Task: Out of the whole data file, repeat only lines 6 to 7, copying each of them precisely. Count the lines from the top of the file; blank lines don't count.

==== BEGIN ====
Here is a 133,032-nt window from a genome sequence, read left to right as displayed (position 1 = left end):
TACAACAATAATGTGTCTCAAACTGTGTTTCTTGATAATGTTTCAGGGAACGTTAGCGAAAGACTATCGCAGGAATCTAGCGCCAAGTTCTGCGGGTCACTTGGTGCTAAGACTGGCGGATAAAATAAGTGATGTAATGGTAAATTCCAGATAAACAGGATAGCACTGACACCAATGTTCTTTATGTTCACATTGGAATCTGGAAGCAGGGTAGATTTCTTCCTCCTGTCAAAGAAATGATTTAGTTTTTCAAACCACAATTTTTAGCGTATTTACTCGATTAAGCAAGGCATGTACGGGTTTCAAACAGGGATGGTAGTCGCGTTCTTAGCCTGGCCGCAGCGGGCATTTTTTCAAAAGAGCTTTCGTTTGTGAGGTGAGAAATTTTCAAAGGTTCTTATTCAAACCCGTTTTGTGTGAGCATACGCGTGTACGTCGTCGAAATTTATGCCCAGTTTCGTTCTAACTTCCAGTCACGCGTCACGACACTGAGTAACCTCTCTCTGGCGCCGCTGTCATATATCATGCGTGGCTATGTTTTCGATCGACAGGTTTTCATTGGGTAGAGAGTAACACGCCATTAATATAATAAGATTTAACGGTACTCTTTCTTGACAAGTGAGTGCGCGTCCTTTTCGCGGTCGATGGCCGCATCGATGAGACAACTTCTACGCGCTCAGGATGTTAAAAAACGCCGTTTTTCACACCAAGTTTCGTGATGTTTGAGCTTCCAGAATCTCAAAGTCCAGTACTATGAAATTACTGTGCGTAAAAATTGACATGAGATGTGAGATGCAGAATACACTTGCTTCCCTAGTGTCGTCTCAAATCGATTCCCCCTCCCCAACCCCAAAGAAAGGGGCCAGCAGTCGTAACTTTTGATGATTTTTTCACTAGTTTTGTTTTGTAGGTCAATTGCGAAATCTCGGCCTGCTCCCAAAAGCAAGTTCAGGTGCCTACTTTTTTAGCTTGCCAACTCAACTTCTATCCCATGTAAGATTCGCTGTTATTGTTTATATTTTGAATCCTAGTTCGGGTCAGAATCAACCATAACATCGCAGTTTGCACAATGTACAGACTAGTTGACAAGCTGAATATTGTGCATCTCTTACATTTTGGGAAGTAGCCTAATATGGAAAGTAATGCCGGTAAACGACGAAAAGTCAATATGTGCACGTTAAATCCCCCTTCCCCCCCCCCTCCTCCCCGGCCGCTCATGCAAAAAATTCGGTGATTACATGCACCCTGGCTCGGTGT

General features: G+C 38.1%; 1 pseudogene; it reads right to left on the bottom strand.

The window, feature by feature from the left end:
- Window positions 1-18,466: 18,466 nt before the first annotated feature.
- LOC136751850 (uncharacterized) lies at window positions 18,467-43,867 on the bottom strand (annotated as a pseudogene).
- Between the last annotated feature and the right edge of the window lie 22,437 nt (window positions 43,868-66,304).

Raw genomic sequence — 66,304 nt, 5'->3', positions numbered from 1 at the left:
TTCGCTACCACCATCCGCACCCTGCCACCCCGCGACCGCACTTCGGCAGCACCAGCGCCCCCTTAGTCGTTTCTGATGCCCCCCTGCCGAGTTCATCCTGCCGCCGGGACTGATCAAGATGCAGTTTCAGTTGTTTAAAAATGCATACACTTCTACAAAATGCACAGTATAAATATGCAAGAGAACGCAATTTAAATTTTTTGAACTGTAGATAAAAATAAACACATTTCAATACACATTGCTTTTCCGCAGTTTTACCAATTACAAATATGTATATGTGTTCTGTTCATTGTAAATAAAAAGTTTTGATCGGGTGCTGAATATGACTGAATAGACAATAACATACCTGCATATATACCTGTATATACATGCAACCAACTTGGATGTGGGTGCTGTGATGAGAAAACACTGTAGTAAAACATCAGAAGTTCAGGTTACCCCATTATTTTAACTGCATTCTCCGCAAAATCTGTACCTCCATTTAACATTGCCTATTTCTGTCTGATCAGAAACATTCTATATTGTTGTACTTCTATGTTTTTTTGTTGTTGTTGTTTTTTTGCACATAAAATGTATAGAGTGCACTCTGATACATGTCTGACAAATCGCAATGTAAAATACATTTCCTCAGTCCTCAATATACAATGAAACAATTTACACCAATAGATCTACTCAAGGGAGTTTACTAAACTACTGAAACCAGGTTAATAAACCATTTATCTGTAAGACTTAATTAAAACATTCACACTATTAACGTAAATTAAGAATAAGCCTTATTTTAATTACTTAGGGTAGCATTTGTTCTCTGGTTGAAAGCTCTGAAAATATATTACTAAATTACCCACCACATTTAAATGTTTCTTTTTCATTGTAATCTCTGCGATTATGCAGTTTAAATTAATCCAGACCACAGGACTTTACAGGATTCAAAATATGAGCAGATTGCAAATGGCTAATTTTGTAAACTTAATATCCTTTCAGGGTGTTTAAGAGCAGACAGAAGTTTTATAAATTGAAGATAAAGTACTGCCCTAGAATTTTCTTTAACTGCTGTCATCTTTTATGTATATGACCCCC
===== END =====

- LOC136751850 (uncharacterized) lies at window positions 18,467-43,867 on the bottom strand (annotated as a pseudogene).
- Between the last annotated feature and the right edge of the window lie 22,437 nt (window positions 43,868-66,304).